Abstract:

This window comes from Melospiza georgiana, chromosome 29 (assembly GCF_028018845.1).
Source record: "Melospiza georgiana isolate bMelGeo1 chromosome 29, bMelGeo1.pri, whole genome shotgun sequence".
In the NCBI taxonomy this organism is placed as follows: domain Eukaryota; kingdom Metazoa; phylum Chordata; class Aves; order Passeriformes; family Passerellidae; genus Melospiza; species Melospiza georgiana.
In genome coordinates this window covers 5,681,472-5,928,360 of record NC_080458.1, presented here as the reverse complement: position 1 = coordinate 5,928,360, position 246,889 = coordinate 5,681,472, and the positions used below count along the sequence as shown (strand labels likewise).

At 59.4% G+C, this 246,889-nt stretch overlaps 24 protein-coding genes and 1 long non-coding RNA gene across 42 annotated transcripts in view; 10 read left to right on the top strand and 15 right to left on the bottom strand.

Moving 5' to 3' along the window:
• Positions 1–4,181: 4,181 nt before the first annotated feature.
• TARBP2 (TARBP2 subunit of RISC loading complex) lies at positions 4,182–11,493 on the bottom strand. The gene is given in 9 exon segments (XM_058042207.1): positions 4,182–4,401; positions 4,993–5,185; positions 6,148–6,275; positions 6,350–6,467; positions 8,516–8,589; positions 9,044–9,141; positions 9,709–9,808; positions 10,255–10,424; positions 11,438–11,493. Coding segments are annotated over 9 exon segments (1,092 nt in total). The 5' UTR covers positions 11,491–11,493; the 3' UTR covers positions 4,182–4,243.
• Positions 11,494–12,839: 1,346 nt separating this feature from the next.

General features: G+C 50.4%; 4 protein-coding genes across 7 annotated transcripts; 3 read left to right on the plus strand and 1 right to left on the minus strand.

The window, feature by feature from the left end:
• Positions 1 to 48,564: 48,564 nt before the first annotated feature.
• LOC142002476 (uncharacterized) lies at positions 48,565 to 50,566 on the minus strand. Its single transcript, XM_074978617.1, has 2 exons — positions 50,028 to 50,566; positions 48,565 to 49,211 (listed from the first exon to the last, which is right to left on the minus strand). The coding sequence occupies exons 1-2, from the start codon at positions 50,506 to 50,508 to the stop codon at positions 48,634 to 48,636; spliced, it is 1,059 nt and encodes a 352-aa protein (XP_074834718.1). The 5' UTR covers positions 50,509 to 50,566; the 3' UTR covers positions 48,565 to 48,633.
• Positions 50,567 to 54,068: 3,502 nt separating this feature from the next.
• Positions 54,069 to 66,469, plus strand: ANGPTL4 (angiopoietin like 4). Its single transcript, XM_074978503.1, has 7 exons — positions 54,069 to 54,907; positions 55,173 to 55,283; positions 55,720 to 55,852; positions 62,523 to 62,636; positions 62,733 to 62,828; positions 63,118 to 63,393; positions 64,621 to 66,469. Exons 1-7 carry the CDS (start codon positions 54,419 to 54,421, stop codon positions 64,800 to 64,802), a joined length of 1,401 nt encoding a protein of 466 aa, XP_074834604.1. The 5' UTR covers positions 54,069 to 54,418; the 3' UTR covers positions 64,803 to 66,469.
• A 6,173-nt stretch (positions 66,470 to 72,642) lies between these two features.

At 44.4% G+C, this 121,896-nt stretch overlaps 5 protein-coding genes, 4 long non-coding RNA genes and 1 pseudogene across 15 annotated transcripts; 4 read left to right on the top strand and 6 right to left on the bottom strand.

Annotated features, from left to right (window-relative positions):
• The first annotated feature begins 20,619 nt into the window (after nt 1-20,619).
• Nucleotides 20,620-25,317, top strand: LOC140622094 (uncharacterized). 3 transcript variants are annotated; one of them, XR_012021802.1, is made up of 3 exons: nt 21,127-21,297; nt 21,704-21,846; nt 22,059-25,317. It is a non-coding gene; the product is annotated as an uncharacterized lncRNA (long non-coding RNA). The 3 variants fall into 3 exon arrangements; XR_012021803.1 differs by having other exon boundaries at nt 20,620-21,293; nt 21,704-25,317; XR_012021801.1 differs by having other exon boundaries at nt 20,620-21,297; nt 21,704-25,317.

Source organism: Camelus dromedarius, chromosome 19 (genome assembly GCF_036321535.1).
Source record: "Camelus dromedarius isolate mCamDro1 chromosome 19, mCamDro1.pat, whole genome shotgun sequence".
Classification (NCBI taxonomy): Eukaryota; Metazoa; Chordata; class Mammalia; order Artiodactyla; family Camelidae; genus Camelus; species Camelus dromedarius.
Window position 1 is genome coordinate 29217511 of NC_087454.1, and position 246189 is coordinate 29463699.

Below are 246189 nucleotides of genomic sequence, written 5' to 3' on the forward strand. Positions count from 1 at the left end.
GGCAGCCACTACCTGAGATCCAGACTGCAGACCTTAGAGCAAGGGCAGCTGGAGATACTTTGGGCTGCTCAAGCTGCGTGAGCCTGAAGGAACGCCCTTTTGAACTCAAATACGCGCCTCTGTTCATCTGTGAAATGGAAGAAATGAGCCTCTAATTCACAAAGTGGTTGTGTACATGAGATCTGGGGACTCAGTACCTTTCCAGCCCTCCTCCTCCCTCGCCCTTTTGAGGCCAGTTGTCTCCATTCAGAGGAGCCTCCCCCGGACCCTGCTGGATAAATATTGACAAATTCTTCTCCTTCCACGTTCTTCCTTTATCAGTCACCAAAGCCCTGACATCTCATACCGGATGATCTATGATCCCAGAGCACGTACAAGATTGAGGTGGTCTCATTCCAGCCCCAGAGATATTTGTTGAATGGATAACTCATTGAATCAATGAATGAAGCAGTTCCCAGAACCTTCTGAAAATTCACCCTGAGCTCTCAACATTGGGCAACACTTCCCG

The task of a monitor is to watch, at runtime, the execution of a reactive system, and signal the occurrence of a safety violation in the observed sequence of events. While finitestate monitors have been studied extensively, in practice, monitoring software also makes use of unbounded memory. We define a model of automata equipped with integervalued registers which can execute only a bounded number of instructions between consecutive events, and thus can form the theoretical basis for the study of infinitestate monitors. We classify these register monitors according to the number k of available registers, and the type of register instructions. In stark contrast to the theory of computability for register machines, we prove that for every k 1, monitors with k + 1 counters (with instruction set 〈+1, =〉) are strictly more expressive than monitors with k counters. We also show that adder monitors (with instruction set 〈1, +, =〉) are strictly more expressive than counter monitors, but are complete for monitoring all computable safety languages for k = 6. Realtime monitors are further required to signal the occurrence of a safety violation as soon as it occurs. The expressiveness hierarchy for counter monitors carries over to realtime monitors. We then show that 2 adders cannot simulate 3 counters in realtime. Finally, we show that realtime adder monitors with inequalities are as expressive as realtime Turing machines.